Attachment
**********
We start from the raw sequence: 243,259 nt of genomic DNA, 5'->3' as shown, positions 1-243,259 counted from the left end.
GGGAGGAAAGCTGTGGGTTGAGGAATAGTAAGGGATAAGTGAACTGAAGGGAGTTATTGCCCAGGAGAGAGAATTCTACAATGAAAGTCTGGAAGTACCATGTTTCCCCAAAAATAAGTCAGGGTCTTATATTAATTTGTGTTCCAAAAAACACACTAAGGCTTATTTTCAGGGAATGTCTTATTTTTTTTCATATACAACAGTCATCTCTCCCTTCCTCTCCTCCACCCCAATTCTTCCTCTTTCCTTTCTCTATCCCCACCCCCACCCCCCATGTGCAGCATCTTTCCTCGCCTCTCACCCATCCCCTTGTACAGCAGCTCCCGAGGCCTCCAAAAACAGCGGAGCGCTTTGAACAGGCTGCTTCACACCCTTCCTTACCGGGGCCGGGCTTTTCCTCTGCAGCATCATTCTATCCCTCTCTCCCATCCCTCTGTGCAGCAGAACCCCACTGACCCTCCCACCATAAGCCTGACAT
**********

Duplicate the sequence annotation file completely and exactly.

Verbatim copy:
We start from the raw sequence: 243,259 nt of genomic DNA, 5'->3' as shown, positions 1-243,259 counted from the left end.
GGGAGGAAAGCTGTGGGTTGAGGAATAGTAAGGGATAAGTGAACTGAAGGGAGTTATTGCCCAGGAGAGAGAATTCTACAATGAAAGTCTGGAAGTACCATGTTTCCCCAAAAATAAGTCAGGGTCTTATATTAATTTGTGTTCCAAAAAACACACTAAGGCTTATTTTCAGGGAATGTCTTATTTTTTTTCATATACAACAGTCATCTCTCCCTTCCTCTCCTCCACCCCAATTCTTCCTCTTTCCTTTCTCTATCCCCACCCCCACCCCCCATGTGCAGCATCTTTCCTCGCCTCTCACCCATCCCCTTGTACAGCAGCTCCCGAGGCCTCCAAAAACAGCGGAGCGCTTTGAACAGGCTGCTTCACACCCTTCCTTACCGGGGCCGGGCTTTTCCTCTGCAGCATCATTCTATCCCTCTCTCCCATCCCTCTGTGCAGCAGAACCCCACTGACCCTCCCACCATAAGCCTGACAT